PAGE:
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Advanced signal-processing for ultra-fast magnetic resonance Spectroscopic Imaging, and Training

Final Activity Report Summary - FAST (Advanced Signal-processing for Ultra-Fast Magnetic Resonance Spectroscopic Imaging, and Training)

Magnetic Resonance Imaging (MRI) non-invasively visualises anatomy of a living subject by using the signal from the magnetic 1H nuclei of water in that subject. But MRI cannot visualise biochemistry. The latter requires MR Spectroscopy (MRS). Combining MRI and MRS results in MRS Imaging (MRSI). MRSI can non-invasively provide in vivo images of biochemistry using signals from magnetic nuclei in disease biomarkers (metabolites). FAST was multi-disciplinary, its expertise comprising medicine, biochemistry, chemistry, physics, data processing, informatics. Hence, FAST was imminently amenable to broad training of young researchers.

FAST's main tasks were:
1) MRSI Methodology,
2) Virtual Scanner,
3) MRS/MRSI Signal Processing,
4) Information System,
5) Diseases,
Metabolomics, 6) Training and Transfer of Knowledge.

Task 1 concerned methodology for making MRSI faster and more sensitive. This is highly relevant because the concen-trations of metabolites in living subjects are at best four orders of magnitude below that of water. In addition, the polari-sation of magnetic nuclei, which constitutes the basis of the MRSI signal, is low too. FAST reached its goals by: Hyper-polarising 13C and 15N nuclei which enhanced the signal-to-noise ratio (SNR) by up to four orders of magnitude; new methods (SPECIAL and semi-LASER) for manipulating magnetic nuclei at high magnetic field; ultrafast segmented centre-out echo-planar MRSI; rapid 31P MRSI; temperature-reading MRSI; micro-coils for MRS.

Task 2 concerned sophisticated quantum-mechanical simulation of metabolite signals. This is rapidly becoming an in-dispensable part of data processing so as to alleviate the effect of low SNR. The challenge is to simulate all conceivable manipulations of nuclei programmed in a scanner. FAST made a new, powerful simulation tool enabling handling of hetero-nuclear spin systems and pulse sequence generalization for the simulation of spatially or spectrally selective excitation. These algorithms are being integrated in its software package jMRUI, including a new graphical user interface for the clinic.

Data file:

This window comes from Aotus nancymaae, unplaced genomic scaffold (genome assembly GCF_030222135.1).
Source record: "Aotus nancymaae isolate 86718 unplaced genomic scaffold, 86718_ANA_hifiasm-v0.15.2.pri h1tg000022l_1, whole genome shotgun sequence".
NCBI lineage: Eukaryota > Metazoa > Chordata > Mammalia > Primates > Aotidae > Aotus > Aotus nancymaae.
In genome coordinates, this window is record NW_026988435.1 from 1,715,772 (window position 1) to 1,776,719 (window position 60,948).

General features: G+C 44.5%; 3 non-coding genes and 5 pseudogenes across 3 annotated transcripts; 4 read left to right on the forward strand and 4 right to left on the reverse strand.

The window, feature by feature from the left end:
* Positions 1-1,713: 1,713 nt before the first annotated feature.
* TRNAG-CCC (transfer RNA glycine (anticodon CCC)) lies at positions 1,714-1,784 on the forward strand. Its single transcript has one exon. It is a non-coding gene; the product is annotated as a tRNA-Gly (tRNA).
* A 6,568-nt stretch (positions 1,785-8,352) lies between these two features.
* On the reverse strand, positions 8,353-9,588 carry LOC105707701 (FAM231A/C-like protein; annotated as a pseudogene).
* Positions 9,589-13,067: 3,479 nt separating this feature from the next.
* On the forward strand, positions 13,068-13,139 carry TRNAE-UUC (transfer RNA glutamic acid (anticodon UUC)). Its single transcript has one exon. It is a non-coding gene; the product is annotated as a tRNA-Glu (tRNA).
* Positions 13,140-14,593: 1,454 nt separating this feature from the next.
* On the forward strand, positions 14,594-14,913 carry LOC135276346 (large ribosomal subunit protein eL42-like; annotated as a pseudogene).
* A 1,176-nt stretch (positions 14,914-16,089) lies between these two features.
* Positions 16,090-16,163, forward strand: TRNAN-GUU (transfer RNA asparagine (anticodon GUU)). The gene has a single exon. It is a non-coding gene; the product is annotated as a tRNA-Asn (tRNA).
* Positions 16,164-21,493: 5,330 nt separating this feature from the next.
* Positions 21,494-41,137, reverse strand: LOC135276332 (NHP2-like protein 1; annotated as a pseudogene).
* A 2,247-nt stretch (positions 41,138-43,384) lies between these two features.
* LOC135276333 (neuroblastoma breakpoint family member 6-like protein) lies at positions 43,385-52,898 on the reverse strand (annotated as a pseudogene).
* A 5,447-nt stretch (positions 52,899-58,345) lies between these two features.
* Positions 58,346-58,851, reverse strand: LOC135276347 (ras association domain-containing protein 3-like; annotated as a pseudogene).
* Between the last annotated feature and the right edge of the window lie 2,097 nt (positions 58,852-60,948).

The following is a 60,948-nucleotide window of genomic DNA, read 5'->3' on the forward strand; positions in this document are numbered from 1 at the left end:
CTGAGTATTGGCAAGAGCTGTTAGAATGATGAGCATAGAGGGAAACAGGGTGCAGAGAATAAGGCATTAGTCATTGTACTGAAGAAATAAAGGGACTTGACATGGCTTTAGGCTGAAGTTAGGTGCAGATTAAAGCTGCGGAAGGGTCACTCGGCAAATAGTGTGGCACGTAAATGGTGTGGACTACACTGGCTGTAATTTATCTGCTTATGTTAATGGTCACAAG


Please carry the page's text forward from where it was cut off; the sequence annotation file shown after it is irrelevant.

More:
Task 3 concerned MRS/MRSI data processing which included semi-parametric estimation and signal processing. In the real world, data processing is hampered by the fact that the model function of the signal at hand is partly unknown. FAST successfully concentrated on: unknown spectral lineshape, metabolite-based wavelets, genetic algorithms for more stable solutions, processing ex vivo measured data, combining quantum-mechanics and parameter estimation. New algorithms are being plugged into FAST's software package jMRUI.

Task 4 concerned the Software Package jMRUI itself (1800 licensees in 2010) and was a major deliverable of FAST. It resulted from efforts of the entire FAST Network. jMRUI was completely redesigned as a plug-in platform with new functionalities and version 4.0 was released world-wide on 10-2009. Next, jMRUI 4.1 was enriched with more plug-ins, offering advanced functionalities such as a cutting-edge virtual scanner and plug-ins tuned to the clinic. This version will be released in March 2011. In addition, a prototype of a vocal interface was developed for hands-off clinical use, and a new jMRUI Website was designed.

Task 5. Naturally, application within FAST of MRS/MRSI to Diseases and Metabolomics was indispensable. The fol-lowing topics were studied with MRS/MRSI. Humans: Multiple sclerosis, differential diagnosis of glioblastomas and metastases, disturbed lipid metabolism in early diabetes, non-invasive prostate cancer detection. Animals: Brain glioblastoma and edema, model of Alzheimer's disease, lipid metabolism.

Task 6. The jMRUI constituted an outstanding vehicle for Training and Transfer of Knowledge. It was demoed in the Booths of Philips and Siemens at the most prominent Medical Imaging International Annual Conference ISMRM during 2007-2010, and again in 2011. JMRUI-user meetings were held at ISMRM in 2007-2009 and a jMRUI-course was given in 2010. 421 Researcher-months (f/m), 7 Training courses, 86 Peer Reviewed articles in journals, 192 Articles in Proceedings. Results are compiled on FAST's website: